I don’t know how many years I’ve hated you for that. Throughout my younger years, I wanted you to show up the way my dad always had. I often wondered how my existence couldn’t be worth much to you, how I could never been worth the time or the miles. There were moments that we did spend with one another: Thanksgiving in your tiny Bay City apartment when mom filled her car with canned goods and non-perishables so that we would have enough to eat; going to work with you in 2003 and us realizing that we got to spend 01-02-03 together; staying with you a few weekends in the summer when you moved into a trailer near my mom; borrowing your Jeep when you moved into mom’s basement because I was a senior in high school and everyone else was driving cars; seeing you come to a baseball game of mine when I wasn’t playing; emailing back and forth when I finally learned how to compose a message. These moments are small in my mind, but they stick out as times when it was evident to me I wasn’t going to mean much to you. It was always when it was convenient for you to be a parent. Right place, right time.

I remember how helpless I felt in those moments. I didn’t have enough of an understanding to know that you couldn’t really afford for us to be there with you. I wanted you to love me in a way that a Dad should love a son. I wanted to be given a chance to love you back. As I got older, it became clear that this wasn’t going to be our story.

My mom would tell me that you didn’t have the greatest childhood. She would tell me how the 14-year-old version of you would have to go into the local bar and drag your mom home. How you were never her favorite and how your brothers would beat up on you. How your dad wasn’t really around and the profound effect that had on you. But how you still managed to go to school and get a law degree, passing the BAR exam in multiple states.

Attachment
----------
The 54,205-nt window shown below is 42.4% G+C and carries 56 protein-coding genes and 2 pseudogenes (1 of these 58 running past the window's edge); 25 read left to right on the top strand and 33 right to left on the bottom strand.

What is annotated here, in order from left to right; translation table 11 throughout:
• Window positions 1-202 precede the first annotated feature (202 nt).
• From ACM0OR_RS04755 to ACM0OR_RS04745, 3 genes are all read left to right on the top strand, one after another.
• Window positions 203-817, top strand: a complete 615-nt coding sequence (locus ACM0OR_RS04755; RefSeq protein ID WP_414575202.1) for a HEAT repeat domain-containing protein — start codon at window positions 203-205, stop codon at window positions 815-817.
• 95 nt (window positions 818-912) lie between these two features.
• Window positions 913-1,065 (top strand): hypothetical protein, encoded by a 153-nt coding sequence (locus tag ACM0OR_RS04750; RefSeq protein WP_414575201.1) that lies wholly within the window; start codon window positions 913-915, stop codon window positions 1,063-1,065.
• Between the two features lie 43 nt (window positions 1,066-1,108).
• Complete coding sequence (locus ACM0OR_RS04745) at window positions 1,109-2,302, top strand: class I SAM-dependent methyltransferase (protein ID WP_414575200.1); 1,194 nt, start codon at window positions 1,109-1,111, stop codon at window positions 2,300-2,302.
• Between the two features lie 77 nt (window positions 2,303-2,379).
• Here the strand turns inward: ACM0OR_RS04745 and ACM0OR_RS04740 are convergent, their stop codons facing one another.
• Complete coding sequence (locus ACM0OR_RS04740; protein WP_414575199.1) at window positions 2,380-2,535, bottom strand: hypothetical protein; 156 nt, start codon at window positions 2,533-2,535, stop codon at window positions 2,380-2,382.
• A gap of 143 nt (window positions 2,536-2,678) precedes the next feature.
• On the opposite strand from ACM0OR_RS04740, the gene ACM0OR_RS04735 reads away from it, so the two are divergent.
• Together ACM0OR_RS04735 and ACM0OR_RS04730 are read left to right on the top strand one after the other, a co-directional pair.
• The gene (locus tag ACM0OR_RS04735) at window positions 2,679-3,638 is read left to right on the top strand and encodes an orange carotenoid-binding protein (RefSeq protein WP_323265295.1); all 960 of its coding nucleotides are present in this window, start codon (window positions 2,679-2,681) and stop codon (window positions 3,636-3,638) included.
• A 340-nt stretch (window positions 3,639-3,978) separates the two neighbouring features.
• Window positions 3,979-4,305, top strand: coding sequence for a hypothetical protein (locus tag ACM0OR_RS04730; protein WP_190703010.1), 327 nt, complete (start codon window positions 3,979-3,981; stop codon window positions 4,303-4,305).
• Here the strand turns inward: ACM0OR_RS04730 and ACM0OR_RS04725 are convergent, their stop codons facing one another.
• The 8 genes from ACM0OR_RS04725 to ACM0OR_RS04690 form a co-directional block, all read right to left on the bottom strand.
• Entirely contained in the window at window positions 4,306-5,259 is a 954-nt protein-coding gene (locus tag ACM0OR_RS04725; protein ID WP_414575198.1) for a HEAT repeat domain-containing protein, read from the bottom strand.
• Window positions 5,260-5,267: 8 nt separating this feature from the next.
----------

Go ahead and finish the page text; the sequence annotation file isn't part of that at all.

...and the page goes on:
I suppose I never realized until writing this that I couldn’t have realistically expected you to stick around when you never had a healthy example of your own growing up.

Still, here we are.

I know that you’re not going to be my Dad. I’m 26. My adult life has been well underway for a few years now. I’ve graduated college with an English and Creative Writing degree and I’ve sweat my way through a Masters degree in Higher Education. I’ve paid my own bills for years–carefully researching the best retirement to invest in, deciding what benefits package to choose, figuring out budgeting 101 for my life. I’ve carved out a life of substance and I’m steadily moving towards growth in my stubborn steps. Even without you, I’ve been given opportunities to make a name for myself. I suppose I’ve always valued relationships with others because I know how easy it is to not have people around when I need it most.

I didn’t really know how this letter was going to look or what I was going to write until I gave myself the time and space to actually sit down and write it. I apologize if it’s jumbled or lacking any sort of flow to it. This is just kind of who I am right now and I’m okay with that. I hope you are, too.

One thing that I’ve wrestled with, too, was that I made the choice to not make you an active member of my life. You weren’t around and it was easier to keep it that way when you were ready to come back. I stopped having hope that you would take the space I was giving you to exist in my life. I’ve written you off and dismissed any chance for us to have a relationship. I still don’t know what that looks like right now and I don’t know when I will.